Walt Whitman

The Romantic and the Realist

When was he born?

Walter "Walt" Whitman was born on May 31, 1819.

Where did he grow up?

Whitman grew up in Brooklyn, NY.

What kind of education did he receive?

He received a limited formal education.

What else did he do besides writing poetry?

When he wasn't writing poetry, Whitman worked as a printer, schoolteacher, reporter, and editor.

"Are you the new person drawn toward me?"

Are you the new person drawn toward me?

To begin with, take warning, I am surely far different from what you suppose;

Do you suppose you will find in me your ideal?

Do you think it so easy to have me become your lover?

Do you think the friendship of me would be unalloy’d satisfaction?

Do you think I am trusty and faithful?

Do you see no further than this façade, this smooth and tolerant manner of me?

Do you suppose yourself advancing on real ground toward a real heroic man?

Have you no thought, O dreamer, that it may be all maya, illusion?

I chose this poem because it portrays new relationships in a warning light. Fresh attraction is naive and blind. Whitman recognizes this and halts the reader, telling her to stop and think that maybe he isn't what he seems on the surface. The poem is honest in an almost roundabout way.


Free verse


You should learn before you love.

Whitman develops this theme by asking question after question with an almost condescending or rhetorical tone, as if talking to a child who dropped a vase and didn't expect it to break.

"Are you the new person drawn toward me?" reminds me of Poe's "A Dream Within a Dream". Both question the fabricated surface covering the reality underneath.

American Romanticism Characteristics:

Whitman's poem draws inspiration from emotion, such as love. He does, in a way, allude to Realism in that he talks about the truth behind the falsity, but he applies Romanticism by questioning that falsity rather than directly stating the truth.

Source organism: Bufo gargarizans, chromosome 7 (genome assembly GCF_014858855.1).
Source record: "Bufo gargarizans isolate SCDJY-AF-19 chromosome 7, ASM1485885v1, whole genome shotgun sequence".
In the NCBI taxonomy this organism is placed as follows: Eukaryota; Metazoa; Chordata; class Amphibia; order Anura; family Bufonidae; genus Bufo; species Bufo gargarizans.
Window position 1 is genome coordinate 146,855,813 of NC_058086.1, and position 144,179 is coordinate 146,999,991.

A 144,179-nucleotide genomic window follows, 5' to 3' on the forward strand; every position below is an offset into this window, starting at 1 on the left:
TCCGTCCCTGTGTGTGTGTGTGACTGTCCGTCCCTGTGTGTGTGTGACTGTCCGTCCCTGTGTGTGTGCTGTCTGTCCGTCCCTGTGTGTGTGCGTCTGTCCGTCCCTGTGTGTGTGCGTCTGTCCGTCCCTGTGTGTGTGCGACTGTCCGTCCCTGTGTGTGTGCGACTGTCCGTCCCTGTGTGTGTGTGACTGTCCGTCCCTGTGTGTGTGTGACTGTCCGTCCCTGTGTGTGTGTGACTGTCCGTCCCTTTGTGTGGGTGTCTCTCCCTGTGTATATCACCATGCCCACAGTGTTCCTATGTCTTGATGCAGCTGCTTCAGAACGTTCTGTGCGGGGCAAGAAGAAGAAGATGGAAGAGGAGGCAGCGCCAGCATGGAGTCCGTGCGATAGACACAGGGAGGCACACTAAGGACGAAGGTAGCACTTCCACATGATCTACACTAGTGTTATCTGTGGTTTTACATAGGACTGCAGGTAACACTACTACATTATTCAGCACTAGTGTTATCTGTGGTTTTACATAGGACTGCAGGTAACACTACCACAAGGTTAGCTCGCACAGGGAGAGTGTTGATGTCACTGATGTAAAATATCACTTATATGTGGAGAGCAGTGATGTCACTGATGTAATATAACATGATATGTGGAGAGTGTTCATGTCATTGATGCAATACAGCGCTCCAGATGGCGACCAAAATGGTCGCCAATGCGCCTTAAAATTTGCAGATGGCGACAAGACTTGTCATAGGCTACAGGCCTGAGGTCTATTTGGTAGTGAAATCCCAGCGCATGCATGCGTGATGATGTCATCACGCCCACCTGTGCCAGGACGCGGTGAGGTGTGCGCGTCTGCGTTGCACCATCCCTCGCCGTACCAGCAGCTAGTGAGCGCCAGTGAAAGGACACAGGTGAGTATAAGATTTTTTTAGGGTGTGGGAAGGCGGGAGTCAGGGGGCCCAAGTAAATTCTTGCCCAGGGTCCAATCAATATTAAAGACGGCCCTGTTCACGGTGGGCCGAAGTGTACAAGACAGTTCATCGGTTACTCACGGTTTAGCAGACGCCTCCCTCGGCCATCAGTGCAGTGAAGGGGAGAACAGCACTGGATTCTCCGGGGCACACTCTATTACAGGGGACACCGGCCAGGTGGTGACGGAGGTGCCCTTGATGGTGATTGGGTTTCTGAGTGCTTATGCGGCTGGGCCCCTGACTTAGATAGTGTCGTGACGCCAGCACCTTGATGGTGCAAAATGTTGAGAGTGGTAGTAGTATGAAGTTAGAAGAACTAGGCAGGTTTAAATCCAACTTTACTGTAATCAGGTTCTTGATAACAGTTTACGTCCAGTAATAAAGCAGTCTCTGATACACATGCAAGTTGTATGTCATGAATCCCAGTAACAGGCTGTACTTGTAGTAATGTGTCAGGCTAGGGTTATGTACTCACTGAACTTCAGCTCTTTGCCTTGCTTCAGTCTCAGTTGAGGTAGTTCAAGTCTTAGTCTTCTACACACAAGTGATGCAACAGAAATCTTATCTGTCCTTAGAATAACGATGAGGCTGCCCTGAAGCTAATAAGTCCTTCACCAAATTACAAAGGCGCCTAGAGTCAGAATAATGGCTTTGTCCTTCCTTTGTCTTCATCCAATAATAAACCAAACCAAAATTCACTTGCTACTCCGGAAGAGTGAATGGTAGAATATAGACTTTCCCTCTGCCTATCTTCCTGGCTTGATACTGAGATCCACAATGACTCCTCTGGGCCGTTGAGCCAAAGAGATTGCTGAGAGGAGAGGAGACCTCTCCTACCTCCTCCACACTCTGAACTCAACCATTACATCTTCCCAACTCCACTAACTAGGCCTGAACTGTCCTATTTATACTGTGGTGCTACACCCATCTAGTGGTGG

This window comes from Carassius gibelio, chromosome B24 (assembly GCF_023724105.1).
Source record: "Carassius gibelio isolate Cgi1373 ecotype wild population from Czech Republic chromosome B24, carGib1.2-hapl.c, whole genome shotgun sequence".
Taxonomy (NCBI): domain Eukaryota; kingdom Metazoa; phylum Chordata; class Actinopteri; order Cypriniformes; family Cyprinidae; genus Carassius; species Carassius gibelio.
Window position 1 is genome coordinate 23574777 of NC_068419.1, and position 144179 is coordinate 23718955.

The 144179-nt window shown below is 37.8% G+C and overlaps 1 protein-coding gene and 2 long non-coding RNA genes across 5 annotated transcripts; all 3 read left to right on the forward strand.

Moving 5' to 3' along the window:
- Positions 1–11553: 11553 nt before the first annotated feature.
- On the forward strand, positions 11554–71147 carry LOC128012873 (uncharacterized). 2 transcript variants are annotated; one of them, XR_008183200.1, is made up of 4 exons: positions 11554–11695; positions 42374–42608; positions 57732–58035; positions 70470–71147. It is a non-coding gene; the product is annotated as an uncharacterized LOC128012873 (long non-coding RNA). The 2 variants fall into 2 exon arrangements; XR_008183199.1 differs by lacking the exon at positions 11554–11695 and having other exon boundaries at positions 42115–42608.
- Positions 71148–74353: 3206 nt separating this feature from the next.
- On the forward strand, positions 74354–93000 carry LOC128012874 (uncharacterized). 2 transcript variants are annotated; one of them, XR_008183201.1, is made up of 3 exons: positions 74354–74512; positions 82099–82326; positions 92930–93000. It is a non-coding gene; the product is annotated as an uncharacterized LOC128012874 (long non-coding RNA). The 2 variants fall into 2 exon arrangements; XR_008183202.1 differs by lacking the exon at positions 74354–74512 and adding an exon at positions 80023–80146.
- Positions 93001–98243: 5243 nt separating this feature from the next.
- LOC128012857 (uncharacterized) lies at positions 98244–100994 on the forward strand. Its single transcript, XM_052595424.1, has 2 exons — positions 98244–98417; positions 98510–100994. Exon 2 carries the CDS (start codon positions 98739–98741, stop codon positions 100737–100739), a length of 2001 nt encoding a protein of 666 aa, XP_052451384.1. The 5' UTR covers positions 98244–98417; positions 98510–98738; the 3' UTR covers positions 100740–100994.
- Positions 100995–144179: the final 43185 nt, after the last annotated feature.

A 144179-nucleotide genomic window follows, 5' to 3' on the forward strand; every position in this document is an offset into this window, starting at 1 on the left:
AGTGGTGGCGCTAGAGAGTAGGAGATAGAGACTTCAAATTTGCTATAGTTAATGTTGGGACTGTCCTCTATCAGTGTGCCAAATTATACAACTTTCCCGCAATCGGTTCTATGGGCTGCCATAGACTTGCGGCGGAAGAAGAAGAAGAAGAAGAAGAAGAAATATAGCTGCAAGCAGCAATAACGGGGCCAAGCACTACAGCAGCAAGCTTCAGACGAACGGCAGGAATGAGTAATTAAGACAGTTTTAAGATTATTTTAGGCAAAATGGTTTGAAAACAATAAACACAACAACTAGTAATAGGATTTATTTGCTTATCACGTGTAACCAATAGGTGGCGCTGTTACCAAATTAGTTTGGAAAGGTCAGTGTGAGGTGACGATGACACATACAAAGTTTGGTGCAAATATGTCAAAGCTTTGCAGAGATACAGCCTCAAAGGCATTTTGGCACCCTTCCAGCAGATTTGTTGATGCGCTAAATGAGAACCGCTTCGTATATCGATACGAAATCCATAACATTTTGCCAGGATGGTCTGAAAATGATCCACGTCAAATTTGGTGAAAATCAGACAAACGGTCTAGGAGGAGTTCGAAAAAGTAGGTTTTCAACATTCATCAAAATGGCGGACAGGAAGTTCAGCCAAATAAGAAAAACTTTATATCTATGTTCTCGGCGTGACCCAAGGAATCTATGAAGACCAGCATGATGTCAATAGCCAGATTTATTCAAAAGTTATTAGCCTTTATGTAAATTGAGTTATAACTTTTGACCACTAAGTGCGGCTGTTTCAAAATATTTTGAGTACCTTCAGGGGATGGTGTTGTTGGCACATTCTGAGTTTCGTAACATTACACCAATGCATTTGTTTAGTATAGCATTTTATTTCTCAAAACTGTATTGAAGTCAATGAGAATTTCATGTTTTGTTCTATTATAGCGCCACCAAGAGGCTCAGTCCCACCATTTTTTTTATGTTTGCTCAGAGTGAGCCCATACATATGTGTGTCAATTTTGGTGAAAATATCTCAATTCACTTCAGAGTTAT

"O Captain! My Captain!"

O Captain! my Captain! our fearful trip is done;

The ship has weather’d every rack, the prize we sought is won;

The port is near, the bells I hear, the people all exulting,

While follow eyes the steady keel, the vessel grim and daring;

     But O heart! heart! heart!

       O the bleeding drops of red,

          Where on the deck my Captain lies,

              Fallen cold and dead.

O Captain! my Captain! rise up and hear the bells;

Rise up--for you the flag is flung--for you the bugle trills,

For you bouquets and ribbon'd wreaths--for you the shores a-crowding,

For you they call, the swaying mass, their eager faces turning;

     Here Captain! dear father!

       The arm beneath your head!

          It is some dream that on the deck

             You've fallen cold and dead.

My Captain does not answer, his lips are pale and still,

My father does not feel my arm, he has no pulse or will,

The ship is anchor'd safe and sound, its voyage closed and done,

From fearful trip the victor ship come in with object won;

     Exult O shores, and ring O bells!

       But I with mournful tread,

          Walk the deck my Captain lies

             Fallen cold and dead.

I really like this poem. It's dedicated to Abraham Lincoln in that it refers to his assassination and the effect it had on not only the people of the United States, but his loyal soldiers. The poem is a mournful celebration and exaltation of Lincoln's leadership, and the victory he brought before his death. Like the poem, he did not die until he saw the victory and survival of the Union.


Free Verse


Great leaders are celebrated in life and death.

Whitman develops this theme by starting the poem with victorious imagery and ending the first stanza on the somber note of the Captain's (Lincoln's) death. The second stanza is set up the same way, but the third stanza starts with a sad tone, changes to the victorious tone once again, and then reverts to the sad tone. Whitman is simultaneously mourning and celebrating the Captain.

"O Captain! My Captain!" reminds me of Abraham Lincoln's "Gettysburg Address". Both share a common theme of celebrating the greatest sacrifice a man could make: the sacrifice of his life for a greater good.  

American Romanticism Characteristics:

The entire poem is a metaphor alluding the dead of Abraham Lincoln. It draws inspiration from the sorrow of his death and the pride of his accomplishments before it, both very powerful emotions. The pride is also an example of nationalism, a staple characteristic of American Romanticism, although the time period in which it was written was more so one of Realism.

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